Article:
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The demands of consumers for high quality and
safe food means that there is an ever-increasing need for higher
standards in all stages of the food chain. This has led
to much stricter quality assurance requirements from buyers,
such as supermarkets and food processing companies.
requirements is the need for more effective control of pests,
such as rodents, which contaminate and destroy food while still
in farm stores.
At the same time, there is a greater recognition
of the need to protect and enhance wildlife in rural areas.
Campaign for Responsible Rodenticide Use (CRRU) aims to protect
wildlife while promoting and providing effective rodent control
through the responsible use of rodenticides in rural areas.
move comes as the government appointed Rodenticide Risk Assessment
Technical working group (RRAT) warns that irresponsible use
of rodenticides can result in animals, including predatory
birds and mammals, being exposed to these products.
In a bid
to ensure that any negative impact on wildlife caused by poor
pest control practice is eliminated, CRRU is actively promoting
the responsible use of rodenticides and has launched a code
under the banner 'Think Wildlife'. These
essential guidelines promote best practice in rodent control.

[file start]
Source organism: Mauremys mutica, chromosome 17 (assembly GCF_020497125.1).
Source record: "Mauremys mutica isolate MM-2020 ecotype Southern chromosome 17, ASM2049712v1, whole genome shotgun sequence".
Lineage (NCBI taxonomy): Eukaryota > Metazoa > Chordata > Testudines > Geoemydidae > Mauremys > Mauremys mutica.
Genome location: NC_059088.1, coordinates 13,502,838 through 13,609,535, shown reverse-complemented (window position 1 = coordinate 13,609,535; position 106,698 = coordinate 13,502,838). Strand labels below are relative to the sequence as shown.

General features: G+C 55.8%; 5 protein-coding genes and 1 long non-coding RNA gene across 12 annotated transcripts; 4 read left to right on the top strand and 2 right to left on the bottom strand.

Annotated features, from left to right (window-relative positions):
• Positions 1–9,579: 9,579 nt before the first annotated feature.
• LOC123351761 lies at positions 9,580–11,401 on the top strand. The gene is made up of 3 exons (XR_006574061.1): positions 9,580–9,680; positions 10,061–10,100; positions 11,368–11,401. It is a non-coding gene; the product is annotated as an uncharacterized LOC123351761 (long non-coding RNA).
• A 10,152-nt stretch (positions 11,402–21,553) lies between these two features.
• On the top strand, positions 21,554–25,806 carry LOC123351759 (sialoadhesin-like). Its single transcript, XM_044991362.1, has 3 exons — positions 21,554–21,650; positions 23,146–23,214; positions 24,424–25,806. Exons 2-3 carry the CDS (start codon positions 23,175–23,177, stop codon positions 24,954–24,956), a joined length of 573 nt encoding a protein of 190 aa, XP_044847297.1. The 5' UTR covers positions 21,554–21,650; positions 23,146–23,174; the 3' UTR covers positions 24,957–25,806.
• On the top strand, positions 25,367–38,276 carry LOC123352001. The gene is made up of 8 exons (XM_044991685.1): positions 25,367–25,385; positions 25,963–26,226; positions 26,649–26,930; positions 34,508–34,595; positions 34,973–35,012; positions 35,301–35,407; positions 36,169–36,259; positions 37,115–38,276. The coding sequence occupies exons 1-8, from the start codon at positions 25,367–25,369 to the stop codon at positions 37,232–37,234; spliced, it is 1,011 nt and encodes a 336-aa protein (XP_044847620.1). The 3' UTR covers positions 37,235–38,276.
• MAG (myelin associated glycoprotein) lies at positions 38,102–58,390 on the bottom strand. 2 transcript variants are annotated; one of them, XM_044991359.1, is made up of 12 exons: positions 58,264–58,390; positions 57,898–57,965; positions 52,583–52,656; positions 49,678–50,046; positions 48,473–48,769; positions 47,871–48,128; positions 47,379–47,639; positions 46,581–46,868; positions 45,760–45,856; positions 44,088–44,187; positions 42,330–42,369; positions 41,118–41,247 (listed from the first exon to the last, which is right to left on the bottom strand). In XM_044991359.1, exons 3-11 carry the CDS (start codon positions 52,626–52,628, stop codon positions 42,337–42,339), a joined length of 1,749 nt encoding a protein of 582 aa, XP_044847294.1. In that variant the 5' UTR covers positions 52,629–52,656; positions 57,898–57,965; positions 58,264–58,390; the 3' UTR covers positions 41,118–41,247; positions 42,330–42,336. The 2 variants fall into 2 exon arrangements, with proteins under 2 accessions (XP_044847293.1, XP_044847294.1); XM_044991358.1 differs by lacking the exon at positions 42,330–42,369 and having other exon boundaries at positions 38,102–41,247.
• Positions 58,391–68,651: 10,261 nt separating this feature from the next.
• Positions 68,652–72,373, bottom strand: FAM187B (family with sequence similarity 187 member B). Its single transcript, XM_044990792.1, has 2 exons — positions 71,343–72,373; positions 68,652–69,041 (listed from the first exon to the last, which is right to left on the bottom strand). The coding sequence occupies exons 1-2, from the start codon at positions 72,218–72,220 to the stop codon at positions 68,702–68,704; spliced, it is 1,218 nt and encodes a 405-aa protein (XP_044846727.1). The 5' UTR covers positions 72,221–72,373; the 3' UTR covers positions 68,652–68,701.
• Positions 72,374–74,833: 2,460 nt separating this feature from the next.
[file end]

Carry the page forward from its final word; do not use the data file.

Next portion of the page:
advising those using rodenticides to have a planned approach
and always using enough baiting points, to warning them never
to leave bait around at the end of treatment, the code will
help rural users to get the best results from their rodent
control programmes, yet reduce the potential harmful effects
Urging everyone to follow the guidelines, CRRU
Chairman Dr Alan Buckle says: "Rodenticides are a vital
tool to prevent disease, wastage and damage and protect food.
Those in the countryside must ensure best practice in pest
control procedures if they want to ensure access to rodenticides
in the future."
"And this code of essential guidelines
is only the start of a much longer campaign. A variety of initiatives
will be adopted to ensure responsible rodenticide use is firmly
on the agenda."